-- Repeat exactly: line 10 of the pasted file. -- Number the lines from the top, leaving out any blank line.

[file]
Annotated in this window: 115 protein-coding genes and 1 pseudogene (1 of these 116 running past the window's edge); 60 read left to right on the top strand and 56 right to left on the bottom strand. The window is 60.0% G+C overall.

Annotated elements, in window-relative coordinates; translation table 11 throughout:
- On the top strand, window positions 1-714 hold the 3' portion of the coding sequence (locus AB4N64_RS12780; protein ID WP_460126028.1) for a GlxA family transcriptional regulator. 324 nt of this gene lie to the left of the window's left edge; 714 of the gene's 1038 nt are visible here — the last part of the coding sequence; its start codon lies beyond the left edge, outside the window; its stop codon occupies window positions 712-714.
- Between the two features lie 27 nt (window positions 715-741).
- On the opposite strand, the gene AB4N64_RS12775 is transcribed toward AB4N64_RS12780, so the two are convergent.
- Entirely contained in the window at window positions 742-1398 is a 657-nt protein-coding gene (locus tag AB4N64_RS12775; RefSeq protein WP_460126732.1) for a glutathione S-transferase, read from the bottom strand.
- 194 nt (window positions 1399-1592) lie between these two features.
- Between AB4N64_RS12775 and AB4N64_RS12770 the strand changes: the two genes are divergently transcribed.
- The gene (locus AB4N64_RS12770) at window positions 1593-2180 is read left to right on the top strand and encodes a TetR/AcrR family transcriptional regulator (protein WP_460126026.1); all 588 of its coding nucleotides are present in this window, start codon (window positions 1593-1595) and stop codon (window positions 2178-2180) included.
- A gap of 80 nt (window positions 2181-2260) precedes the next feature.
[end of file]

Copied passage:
- A gap of 80 nt (window positions 2181-2260) precedes the next feature.